Roger, whose father was an engineer with Chrysler, became a pipefitter, steamfitter and welder after high school. “After 10 years. I looked at other people in the field, and a lot of them had a missing finger or had to have their shoulders reworked . . . I was close to 30 and wanted to move in some other direction. A friend and I looked at options, and we were both enamored with the gem business. I went to the library and researched the gem trade; I read articles in JCK magazine and National Jeweler. In February 1981, we left for India and Sri Lanka to buy our own goods. We were there three months, spent a lot of money and came back and opened up shop in May 1981.”
Starting out as a colored-stone dealer, Roger learned to facet gemstones in 2001 and has developed into a precision faceter whose local and national awards include second place in the 2012 American Gem Trade Association “Cutting Edge” Competition. Roger also served on the Gemological Institute of America Michigan Alumni Association Board for six years and on the GIA National Committee two years. In addition, he was the first vendor to serve on the Michigan Jewelers Association Board and is also a past president.
The nationwide book drive has been a little overwhelming, admits Roger, who has contributed to the Kitarini school in the past with financial scholarships and supplies. Nine jewelry stores and counting are committed partners, working toward the goal of filling a large suitcase on wheels with 50 books. Jewelers can continue to send boxes of new or used books – early chapter books, picture books, workbooks, coloring books – fun books that kids ages 5 to 13 or 14 would enjoy reading. When Roger and Ginger present the books to Kitarini’s headmaster, they’ll leave the suitcases there.
“A few more stores have come to us recently and want to be included in the project, so we’re developing how we’re going to handle that,” Roger says. “On the patio at my house I have nine or 10 suitcases! We did an event at California’s K-Jon’s Fine Jewelers and collected enough books for nine suitcases. We’re at about 650 pounds of books.”
Roger says it’s been cost-effective to collect the books at Gemstone Roundtable events he’s hosted around the country. “The jewelry stores will collect books before we arrive, and we’ll take the books with us. As a frequent flyer I don’t pay for luggage; I can take those books for free and then take them to Africa for free. It’s a cycle of convenience on both ends.”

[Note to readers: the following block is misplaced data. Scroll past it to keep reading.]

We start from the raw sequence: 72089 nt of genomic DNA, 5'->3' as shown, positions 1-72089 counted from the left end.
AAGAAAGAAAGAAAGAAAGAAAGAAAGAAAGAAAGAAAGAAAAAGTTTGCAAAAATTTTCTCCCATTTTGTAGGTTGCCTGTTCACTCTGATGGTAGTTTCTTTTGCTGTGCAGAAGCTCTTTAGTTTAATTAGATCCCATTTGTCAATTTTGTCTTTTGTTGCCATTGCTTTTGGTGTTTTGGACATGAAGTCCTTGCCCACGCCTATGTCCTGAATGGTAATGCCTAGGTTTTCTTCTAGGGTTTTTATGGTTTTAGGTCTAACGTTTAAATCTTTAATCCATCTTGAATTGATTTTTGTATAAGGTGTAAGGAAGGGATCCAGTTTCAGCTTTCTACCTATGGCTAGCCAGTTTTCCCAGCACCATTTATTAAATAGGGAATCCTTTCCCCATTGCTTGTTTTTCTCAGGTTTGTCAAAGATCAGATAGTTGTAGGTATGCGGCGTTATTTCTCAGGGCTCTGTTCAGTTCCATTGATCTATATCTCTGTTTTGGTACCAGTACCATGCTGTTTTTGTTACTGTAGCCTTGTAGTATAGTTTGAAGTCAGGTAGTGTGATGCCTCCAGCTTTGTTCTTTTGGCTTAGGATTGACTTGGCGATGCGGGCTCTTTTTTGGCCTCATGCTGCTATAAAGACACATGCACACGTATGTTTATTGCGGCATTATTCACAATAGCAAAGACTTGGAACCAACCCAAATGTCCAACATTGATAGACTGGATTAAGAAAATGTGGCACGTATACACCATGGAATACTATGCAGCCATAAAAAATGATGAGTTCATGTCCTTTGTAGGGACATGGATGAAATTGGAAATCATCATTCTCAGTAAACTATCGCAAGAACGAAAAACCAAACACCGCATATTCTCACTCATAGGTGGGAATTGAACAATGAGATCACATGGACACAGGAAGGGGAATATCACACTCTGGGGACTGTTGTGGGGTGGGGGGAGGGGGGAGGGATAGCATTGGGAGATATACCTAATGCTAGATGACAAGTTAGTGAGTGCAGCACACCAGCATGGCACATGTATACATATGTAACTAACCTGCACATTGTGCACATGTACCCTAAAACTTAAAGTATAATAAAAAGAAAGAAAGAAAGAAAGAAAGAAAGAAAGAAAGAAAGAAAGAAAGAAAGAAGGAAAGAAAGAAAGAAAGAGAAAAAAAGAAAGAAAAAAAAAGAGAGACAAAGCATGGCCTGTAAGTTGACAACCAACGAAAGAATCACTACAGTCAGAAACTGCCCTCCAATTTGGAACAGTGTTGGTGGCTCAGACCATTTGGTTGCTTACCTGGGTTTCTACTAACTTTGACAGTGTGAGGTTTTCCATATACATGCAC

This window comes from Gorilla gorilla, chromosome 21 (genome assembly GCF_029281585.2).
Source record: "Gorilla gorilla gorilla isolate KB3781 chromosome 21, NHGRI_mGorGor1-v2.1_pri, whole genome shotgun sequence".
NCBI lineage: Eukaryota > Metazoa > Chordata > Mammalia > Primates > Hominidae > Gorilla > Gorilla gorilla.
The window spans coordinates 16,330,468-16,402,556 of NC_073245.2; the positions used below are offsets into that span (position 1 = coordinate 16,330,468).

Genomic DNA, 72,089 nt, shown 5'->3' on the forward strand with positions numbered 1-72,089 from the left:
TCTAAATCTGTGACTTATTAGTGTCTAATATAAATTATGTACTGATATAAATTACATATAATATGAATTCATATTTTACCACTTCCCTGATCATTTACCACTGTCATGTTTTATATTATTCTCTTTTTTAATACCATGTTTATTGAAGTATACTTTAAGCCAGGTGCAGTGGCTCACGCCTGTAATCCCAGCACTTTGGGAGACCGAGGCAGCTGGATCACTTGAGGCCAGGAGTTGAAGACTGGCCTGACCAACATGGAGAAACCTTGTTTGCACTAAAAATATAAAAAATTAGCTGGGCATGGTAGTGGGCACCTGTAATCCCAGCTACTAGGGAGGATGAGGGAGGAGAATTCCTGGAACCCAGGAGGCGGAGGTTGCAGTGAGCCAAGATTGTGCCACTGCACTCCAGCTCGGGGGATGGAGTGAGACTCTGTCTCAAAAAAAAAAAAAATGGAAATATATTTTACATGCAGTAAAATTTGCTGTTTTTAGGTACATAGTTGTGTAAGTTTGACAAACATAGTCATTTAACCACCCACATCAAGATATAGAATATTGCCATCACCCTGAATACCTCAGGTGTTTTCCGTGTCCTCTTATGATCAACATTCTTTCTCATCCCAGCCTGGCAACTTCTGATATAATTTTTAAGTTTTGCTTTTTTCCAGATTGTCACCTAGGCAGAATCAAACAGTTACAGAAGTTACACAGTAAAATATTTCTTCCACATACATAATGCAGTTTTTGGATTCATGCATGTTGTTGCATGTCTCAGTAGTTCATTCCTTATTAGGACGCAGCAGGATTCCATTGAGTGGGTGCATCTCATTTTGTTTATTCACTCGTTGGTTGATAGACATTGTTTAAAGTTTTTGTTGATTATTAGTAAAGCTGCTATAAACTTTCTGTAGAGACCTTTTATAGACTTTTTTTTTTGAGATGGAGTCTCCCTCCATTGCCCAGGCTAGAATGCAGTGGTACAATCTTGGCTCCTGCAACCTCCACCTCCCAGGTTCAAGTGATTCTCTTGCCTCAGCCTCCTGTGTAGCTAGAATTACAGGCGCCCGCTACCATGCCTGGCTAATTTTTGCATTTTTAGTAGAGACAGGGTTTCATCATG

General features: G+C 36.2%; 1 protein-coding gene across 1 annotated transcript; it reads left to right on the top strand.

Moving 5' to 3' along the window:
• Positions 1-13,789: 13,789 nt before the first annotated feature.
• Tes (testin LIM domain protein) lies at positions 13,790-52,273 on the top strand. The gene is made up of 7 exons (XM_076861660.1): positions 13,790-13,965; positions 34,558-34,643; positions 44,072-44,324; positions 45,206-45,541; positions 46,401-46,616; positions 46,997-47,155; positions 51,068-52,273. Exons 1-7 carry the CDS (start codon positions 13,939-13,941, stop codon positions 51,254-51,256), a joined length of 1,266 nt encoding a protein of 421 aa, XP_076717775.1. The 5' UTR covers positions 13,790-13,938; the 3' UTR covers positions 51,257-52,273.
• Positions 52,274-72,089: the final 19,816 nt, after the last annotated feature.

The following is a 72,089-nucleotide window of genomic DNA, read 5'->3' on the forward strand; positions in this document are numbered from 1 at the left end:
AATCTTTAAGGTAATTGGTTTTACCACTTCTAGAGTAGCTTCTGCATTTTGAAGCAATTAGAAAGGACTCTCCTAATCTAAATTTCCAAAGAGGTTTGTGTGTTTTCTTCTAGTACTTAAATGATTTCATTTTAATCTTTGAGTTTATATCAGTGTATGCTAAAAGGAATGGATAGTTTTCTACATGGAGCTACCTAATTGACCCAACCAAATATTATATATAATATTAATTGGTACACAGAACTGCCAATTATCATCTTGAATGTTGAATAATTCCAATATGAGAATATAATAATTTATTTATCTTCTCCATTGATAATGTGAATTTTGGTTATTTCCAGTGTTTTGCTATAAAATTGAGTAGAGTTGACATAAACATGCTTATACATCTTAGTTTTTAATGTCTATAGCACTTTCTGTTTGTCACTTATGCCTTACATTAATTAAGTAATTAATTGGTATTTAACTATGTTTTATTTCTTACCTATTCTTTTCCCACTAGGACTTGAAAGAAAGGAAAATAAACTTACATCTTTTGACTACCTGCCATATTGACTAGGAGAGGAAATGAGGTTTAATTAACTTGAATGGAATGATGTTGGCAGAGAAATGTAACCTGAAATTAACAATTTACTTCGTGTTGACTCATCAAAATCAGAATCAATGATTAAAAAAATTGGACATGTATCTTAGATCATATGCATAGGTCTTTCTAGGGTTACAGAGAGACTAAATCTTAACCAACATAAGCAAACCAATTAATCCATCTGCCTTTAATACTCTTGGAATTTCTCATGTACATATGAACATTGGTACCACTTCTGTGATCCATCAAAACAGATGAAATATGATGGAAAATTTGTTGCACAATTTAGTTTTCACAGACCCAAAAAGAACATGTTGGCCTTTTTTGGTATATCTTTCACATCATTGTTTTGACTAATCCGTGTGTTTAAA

As an alternative to contributing books, Roger says, jewelers may consider contributing to The Devon Foundation. The president and founder, Nancy Schuring, is the owner of Devon Fine Jewelry, an AGS store in Wyckoff, N.J. She’s featured in the documentary film “Sharing the Rough” – along with Roger and his Tanzanian friend Sune. The film “highlights the miners of East Africa while following the lifespan of a gemstone, from mine to finished jewelry.” American Gem Society Guilds and independent jewelers pay a fee to show the film at private screenings for clients in their hometowns. More information about the film is available at www.sharingtherough.com.
“Nancy and I traveled together to Madagascar in 2008,” Roger says. “She’s always been passionate about colored gems. We became friends, and she said, ‘I’m thinking of starting a foundation to support lapidary students in Africa – Madagascar, Tanzania, Kenya.’ She created a 501c3 nonprofit so she can accept and disburse funds, and now they’re distributing funds through East Africa, primarily for lapidary students.” More information is available at www.devonfoundation.com.
“She was passionate about contributing to others as we are, and it was a nice fit,” Roger says. “She pulled it all together and formed the foundation. It was a natural progression of the way to go. At the school we’ve been supporting in Tanzania we have put 13 kids through on scholarships to become lapidary artists. This past June, we delivered our first American-made faceting machine to the school in Arusha, and we’re taking another in January.
“It has been good all around.”
For more information about Roger Dery Gem Design/Spectral Gems, please call 248-545-3546, visit www.spectralgems.net or e-mail firstname.lastname@example.org. For more information about Gemstone Roundtables or the Kitarini Book Drive, please contact Rachel Dery at 248-933-3406 or email@example.com.